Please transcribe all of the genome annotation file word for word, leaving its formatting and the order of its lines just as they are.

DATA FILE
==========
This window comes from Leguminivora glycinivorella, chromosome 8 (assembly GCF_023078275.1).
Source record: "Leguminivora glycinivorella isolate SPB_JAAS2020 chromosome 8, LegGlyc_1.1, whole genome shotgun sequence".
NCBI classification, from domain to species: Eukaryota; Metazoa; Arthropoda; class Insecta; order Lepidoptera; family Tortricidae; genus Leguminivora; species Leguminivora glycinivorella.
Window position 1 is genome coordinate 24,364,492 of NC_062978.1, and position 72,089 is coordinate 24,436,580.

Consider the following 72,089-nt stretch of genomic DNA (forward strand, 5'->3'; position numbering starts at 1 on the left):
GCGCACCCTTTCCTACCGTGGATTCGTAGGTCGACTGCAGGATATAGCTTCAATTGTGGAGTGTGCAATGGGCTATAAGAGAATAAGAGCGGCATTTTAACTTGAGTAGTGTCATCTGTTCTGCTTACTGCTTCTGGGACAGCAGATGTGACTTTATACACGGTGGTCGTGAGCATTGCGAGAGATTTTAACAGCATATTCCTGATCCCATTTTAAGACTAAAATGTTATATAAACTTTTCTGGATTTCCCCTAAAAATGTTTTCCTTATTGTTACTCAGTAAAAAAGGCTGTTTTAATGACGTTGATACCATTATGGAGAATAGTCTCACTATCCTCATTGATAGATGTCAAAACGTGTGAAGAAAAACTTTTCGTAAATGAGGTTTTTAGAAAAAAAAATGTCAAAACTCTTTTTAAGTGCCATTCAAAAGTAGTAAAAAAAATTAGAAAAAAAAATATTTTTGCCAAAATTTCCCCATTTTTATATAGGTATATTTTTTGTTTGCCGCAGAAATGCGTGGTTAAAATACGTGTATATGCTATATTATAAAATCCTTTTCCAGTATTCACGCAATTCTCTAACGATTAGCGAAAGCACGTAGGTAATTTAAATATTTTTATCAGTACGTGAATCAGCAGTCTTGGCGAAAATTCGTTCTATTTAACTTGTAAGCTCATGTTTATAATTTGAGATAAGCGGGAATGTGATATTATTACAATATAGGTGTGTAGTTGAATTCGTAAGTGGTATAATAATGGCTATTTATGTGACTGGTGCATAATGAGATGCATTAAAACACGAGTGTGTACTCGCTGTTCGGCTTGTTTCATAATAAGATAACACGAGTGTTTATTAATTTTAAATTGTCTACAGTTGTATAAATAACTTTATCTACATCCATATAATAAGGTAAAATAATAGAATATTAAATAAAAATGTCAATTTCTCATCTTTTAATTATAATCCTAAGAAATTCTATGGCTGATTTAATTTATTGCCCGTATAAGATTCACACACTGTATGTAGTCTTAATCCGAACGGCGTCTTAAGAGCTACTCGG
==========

This window comes from Leguminivora glycinivorella, chromosome 8 (assembly GCF_023078275.1).
Source record: "Leguminivora glycinivorella isolate SPB_JAAS2020 chromosome 8, LegGlyc_1.1, whole genome shotgun sequence".
NCBI classification, from domain to species: Eukaryota; Metazoa; Arthropoda; class Insecta; order Lepidoptera; family Tortricidae; genus Leguminivora; species Leguminivora glycinivorella.
Window position 1 is genome coordinate 24,364,492 of NC_062978.1, and position 72,089 is coordinate 24,436,580.

Consider the following 72,089-nt stretch of genomic DNA (forward strand, 5'->3'; position numbering starts at 1 on the left):
GCGCACCCTTTCCTACCGTGGATTCGTAGGTCGACTGCAGGATATAGCTTCAATTGTGGAGTGTGCAATGGGCTATAAGAGAATAAGAGCGGCATTTTAACTTGAGTAGTGTCATCTGTTCTGCTTACTGCTTCTGGGACAGCAGATGTGACTTTATACACGGTGGTCGTGAGCATTGCGAGAGATTTTAACAGCATATTCCTGATCCCATTTTAAGACTAAAATGTTATATAAACTTTTCTGGATTTCCCCTAAAAATGTTTTCCTTATTGTTACTCAGTAAAAAAGGCTGTTTTAATGACGTTGATACCATTATGGAGAATAGTCTCACTATCCTCATTGATAGATGTCAAAACGTGTGAAGAAAAACTTTTCGTAAATGAGGTTTTTAGAAAAAAAAATGTCAAAACTCTTTTTAAGTGCCATTCAAAAGTAGTAAAAAAAATTAGAAAAAAAAATATTTTTGCCAAAATTTCCCCATTTTTATATAGGTATATTTTTTGTTTGCCGCAGAAATGCGTGGTTAAAATACGTGTATATGCTATATTATAAAATCCTTTTCCAGTATTCACGCAATTCTCTAACGATTAGCGAAAGCACGTAGGTAATTTAAATATTTTTATCAGTACGTGAATCAGCAGTCTTGGCGAAAATTCGTTCTATTTAACTTGTAAGCTCATGTTTATAATTTGAGATAAGCGGGAATGTGATATTATTACAATATAGGTGTGTAGTTGAATTCGTAAGTGGTATAATAATGGCTATTTATGTGACTGGTGCATAATGAGATGCATTAAAACACGAGTGTGTACTCGCTGTTCGGCTTGTTTCATAATAAGATAACACGAGTGTTTATTAATTTTAAATTGTCTACAGTTGTATAAATAACTTTATCTACATCCATATAATAAGGTAAAATAATAGAATATTAAATAAAAATGTCAATTTCTCATCTTTTAATTATAATCCTAAGAAATTCTATGGCTGATTTAATTTATTGCCCGTATAAGATTCACACACTGTATGTAGTCTTAATCCGAACGGCGTCTTAAGAGCTACTCGG